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JETS LACK OF REDZONE OFFENSE STILL CURSING THE DEFENSE
RetireChrebet Icon : (Yesterday, 10:40 PM) Catch the f***ing ball nelson
ganggreen2003 Icon : (Yesterday, 10:40 PM) it all comes down to this
Jetsfan115 Icon : (Yesterday, 10:40 PM) David ha ha Nelson is a bum
Jetsfan0099 Icon : (Yesterday, 10:40 PM) why didn't they talk about Kyle Fuler when torched for 51 yards by Salas?
Jetsfan115 Icon : (Yesterday, 10:41 PM) Bullshit
ganggreen2003 Icon : (Yesterday, 10:41 PM) f***
RetireChrebet Icon : (Yesterday, 10:41 PM) How the f*** is that not interference
Jetsfan115 Icon : (Yesterday, 10:41 PM) That's flag 101 never looking back and pushing the WR
azjetfan Icon : (Yesterday, 10:41 PM) How is that not PI?
RetireChrebet Icon : (Yesterday, 10:41 PM) Never looked for the ball for a second
Jetsfan115 Icon : (Yesterday, 10:42 PM) Fuck this game fuck the refs fuck this team fuck the season. I'm over this shit
RetireChrebet Icon : (Yesterday, 10:42 PM) That's bullshit
RetireChrebet Icon : (Yesterday, 10:43 PM) On the bright side we get to play Detroit, San Diego, NE and denver in our next 4 games
Mr_Jet Icon : (Yesterday, 10:44 PM) Oh look the refs gave the Jets another timeout. A timeout the Jets didn't even have. SMDH
RetireChrebet Icon : (Yesterday, 10:45 PM) Until we get rid of geno smith we are going nowhere. Bottom line. Dude is more erratic than romo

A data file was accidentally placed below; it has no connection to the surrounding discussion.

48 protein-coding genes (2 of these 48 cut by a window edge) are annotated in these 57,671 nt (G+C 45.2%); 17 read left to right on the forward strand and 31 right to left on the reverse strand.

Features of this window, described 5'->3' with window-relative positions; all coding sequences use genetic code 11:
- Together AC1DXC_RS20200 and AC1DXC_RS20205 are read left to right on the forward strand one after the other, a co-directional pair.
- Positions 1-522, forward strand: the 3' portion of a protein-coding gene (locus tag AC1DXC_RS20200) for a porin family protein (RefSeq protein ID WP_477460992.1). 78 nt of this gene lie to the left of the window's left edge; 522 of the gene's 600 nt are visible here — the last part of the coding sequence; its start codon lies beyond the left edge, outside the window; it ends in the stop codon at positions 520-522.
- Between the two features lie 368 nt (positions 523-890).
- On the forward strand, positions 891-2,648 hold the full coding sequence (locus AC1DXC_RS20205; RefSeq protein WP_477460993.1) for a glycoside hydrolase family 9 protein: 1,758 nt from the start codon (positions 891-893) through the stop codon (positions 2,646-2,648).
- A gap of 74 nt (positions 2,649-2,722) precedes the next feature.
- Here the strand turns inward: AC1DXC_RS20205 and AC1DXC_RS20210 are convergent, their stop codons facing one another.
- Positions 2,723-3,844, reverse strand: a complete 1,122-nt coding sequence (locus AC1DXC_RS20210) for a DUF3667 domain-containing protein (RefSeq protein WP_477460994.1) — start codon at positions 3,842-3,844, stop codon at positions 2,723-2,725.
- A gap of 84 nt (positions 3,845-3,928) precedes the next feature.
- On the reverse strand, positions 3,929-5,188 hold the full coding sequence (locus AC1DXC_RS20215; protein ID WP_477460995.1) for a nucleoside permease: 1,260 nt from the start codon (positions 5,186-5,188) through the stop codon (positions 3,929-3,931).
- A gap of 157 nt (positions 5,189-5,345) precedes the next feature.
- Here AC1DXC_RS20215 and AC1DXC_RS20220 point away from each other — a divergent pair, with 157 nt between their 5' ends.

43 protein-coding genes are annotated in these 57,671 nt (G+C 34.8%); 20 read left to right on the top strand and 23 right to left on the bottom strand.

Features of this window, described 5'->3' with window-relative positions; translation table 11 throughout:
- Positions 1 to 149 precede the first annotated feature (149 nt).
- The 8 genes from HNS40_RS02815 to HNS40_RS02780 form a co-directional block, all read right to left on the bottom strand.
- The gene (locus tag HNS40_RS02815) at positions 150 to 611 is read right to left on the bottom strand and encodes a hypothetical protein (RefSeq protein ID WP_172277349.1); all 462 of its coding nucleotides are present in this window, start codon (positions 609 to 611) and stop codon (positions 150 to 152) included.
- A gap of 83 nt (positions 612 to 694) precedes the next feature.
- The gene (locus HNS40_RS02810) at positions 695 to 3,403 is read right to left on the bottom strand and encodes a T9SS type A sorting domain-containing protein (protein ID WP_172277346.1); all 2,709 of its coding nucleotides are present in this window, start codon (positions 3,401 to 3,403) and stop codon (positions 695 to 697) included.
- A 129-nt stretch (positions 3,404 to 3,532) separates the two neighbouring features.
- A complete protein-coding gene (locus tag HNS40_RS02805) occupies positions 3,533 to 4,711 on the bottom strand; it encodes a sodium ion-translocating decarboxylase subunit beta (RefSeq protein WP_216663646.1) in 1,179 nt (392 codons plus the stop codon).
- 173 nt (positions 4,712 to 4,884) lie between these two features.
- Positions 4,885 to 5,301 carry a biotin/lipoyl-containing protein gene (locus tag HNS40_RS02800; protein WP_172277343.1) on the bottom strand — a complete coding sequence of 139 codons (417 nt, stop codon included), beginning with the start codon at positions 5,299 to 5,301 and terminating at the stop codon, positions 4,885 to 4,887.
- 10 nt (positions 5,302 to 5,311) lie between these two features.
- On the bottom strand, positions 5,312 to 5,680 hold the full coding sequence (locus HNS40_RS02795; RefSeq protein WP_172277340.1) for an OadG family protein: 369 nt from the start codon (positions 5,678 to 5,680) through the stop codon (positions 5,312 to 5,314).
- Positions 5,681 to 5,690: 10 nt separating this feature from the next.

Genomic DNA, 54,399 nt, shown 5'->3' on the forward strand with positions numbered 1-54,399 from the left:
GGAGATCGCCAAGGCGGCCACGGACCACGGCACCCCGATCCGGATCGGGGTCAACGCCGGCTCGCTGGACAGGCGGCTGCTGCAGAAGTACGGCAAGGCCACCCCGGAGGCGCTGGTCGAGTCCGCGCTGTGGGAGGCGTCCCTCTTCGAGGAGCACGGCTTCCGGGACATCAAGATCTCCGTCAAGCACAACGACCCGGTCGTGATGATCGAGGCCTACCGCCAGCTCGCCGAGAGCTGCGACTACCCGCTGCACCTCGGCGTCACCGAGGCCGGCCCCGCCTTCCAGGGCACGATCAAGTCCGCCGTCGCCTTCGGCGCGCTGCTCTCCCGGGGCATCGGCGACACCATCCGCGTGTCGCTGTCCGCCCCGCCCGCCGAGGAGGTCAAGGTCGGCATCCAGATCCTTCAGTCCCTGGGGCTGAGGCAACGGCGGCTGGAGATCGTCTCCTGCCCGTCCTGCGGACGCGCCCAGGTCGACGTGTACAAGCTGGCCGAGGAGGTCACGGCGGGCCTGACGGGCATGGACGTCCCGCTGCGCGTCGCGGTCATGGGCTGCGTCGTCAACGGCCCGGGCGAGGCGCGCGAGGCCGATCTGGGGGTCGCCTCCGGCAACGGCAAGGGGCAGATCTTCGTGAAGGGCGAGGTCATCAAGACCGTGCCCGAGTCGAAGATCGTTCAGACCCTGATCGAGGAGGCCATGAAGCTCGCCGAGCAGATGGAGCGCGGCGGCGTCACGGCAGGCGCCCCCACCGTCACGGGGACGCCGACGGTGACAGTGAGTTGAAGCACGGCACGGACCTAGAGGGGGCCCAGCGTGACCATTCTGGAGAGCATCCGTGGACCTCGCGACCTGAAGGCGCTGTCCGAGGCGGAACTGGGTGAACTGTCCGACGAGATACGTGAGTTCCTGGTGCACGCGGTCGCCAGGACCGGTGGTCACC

Mr_Jet Icon : (Yesterday, 10:45 PM) I'm really not feeling Geno Smith.
RetireChrebet Icon : (Yesterday, 10:45 PM) Or any other QB in the league. Trade for Sanchez Now!
RetireChrebet Icon : (Yesterday, 10:45 PM) We'd be 3-0 with Sanchez
SokeSleezy Icon : (Yesterday, 10:46 PM) Geno's needs to work on his accuracy,Stafford gonna kill us next week smh
XvNukemHighvX Icon : (Yesterday, 10:46 PM) Yeah gonna go with a good old f*** Geno this week. He is still playing better than last year though
RetireChrebet Icon : (Yesterday, 10:46 PM) People saying Sanchez sucks keep in mind he never had a chance to play in morningwegs system. He was held back by shottenheimer
Mr_Jet Icon : (Yesterday, 10:47 PM) This team will never have a franchise QB. We can't draft them and when we sign or trade for them, they're past their primes.
santana Icon : (Yesterday, 10:48 PM) well
XvNukemHighvX Icon : (Yesterday, 10:48 PM) Because we destoy any promise in our young QBs with our elite offensive support talent.
santana Icon : (Yesterday, 10:48 PM) TIME TO CHANGE THE DIAPER
santana Icon : (Yesterday, 10:48 PM) another game next week
Chaos Icon : (Yesterday, 10:48 PM) 3-0 with Sanchez? Oh god...we've gone there already?
Chaos Icon : (Yesterday, 10:49 PM) jets need more talent on O
Chaos Icon : (Yesterday, 10:49 PM) and some god damn DBs
Mr_Jet Icon : (Yesterday, 10:49 PM) Morninweg's system is get the offense going then throw a monkey wrench into things by putting the backup QB in there and f***ing up the offense's rhythm.
RetireChrebet Icon : (Yesterday, 10:50 PM) Yes I went there. Geno spots these teams 7-10 points weekly and has turned the ball in the redzone 3 games in a row. If not for 2 dropped ints geno would have 4 picks. Dude sucks at best
RetireChrebet Icon : (Yesterday, 10:51 PM) Then we got Chris ivory running like marshawn lynch out there and they sit him on the bench the whole fourth quarter